25hubbleI arrived in plenty of time to hear keynote speaker Dr. Jennifer Wiseman‘s excellent presentation The Hubble Space Telescope: 25 Years of Science and Discovery; it is always a pleasure to hear her speak.

Next on the agenda were Jeremy Hare from George Washington University, who presented Unveiling the nature of high energy sources using machine learning and Joel Coley from the University of Maryland, Baltimore County, with Probing the long-term variability and eclipsing properties of high-mass X-ray binaries. After a short break, the program continued with a presentation on The science of WFIRST: Gravitational microlensing, the galactic bulge, and the transit method, this originally to be presented by Kathryn Waychoff of Dartmouth College and NASA Goddard Space Flight Center, but given in her absence instead by three of GSFC undergraduate summer interns whose names I unfortunately did not catch* Nyki Anderson, Emily Kilen, and Sean Terry; they did an amazing job. (I kept thinking, “These are summer interns?!?!” They really knew their stuff!)

posterMy presentation on the ASCL was the last of the day. Only a few people present had heard of the ASCL before this meeting; I was happy for the opportunity to bring the ASCL to this audience. My talk covered what the ASCL is, why it exists, and how it has grown and is used by the community; my PowerPoint presentation (with speaker notes) is available for download.

In addition to Thursday afternoon’s presentations, I got a chance to peruse posters and talk with some of the poster presenters. I’m so pleased I could participate, and wish only that I had been able to attend all of it! The future of astrophysics is in good hands. Kudos to the organizers and participants for such an excellent event.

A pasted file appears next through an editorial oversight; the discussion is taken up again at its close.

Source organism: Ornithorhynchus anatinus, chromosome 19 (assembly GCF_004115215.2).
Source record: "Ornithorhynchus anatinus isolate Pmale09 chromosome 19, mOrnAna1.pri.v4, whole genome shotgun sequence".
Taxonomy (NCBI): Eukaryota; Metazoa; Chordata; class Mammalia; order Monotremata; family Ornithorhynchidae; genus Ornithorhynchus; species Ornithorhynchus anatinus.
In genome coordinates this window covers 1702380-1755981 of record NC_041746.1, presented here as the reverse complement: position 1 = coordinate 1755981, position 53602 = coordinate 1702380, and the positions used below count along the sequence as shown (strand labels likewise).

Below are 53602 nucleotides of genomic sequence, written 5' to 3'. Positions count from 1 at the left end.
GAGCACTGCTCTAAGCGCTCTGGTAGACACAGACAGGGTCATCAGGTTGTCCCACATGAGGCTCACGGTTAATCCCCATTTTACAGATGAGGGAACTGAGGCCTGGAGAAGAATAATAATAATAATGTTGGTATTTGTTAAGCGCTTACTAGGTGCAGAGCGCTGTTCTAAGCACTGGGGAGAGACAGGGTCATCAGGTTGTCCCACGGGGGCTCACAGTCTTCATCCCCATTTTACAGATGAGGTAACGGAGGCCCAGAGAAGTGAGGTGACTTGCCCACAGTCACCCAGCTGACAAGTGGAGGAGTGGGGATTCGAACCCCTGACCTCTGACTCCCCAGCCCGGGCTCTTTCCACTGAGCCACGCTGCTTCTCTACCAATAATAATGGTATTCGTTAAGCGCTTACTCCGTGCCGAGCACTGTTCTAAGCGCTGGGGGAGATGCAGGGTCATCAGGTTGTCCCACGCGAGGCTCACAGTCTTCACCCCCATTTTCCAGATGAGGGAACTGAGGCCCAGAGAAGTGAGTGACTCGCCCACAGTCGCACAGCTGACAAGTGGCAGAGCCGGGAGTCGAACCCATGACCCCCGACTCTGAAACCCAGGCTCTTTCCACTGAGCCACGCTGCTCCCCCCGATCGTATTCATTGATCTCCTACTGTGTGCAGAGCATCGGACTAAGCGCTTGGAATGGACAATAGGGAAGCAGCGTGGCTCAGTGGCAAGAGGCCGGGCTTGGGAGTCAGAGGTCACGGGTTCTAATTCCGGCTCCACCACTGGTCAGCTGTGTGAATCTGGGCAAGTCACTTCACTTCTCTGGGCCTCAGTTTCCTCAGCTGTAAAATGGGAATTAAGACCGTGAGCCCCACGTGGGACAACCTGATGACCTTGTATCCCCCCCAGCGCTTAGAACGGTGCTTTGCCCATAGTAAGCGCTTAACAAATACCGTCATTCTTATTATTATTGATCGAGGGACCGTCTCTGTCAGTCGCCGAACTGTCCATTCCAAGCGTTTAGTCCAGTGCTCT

*My thanks to Sean for filling in the blanks for me!

And so it grows…

… maybe not like topsy, but steadily nonetheless. In looking at the ASCL’s growth over the past year, I see that on June 15 of last year, ADS held 818 ASCL entries with 168 cumulative citations. 78 different codes had been cited by their ASCL ID, or 9.5% of codes in the ASCL.

Today, there are 1079 ASCL records in ADS with a total of 334 citations, nearly double last year, and the number of codes cited by ASCL ID has just more than doubled; that number now stands at 158, which is 14.6% of codes in the ASCL cited using the ASCL record.

So if my figuring is correct (no guarantees…), the ASCL has grown 32% in the past year (by 261 codes, from 818 to 1079), while codes in the ASCL cited by these entries is up 100%.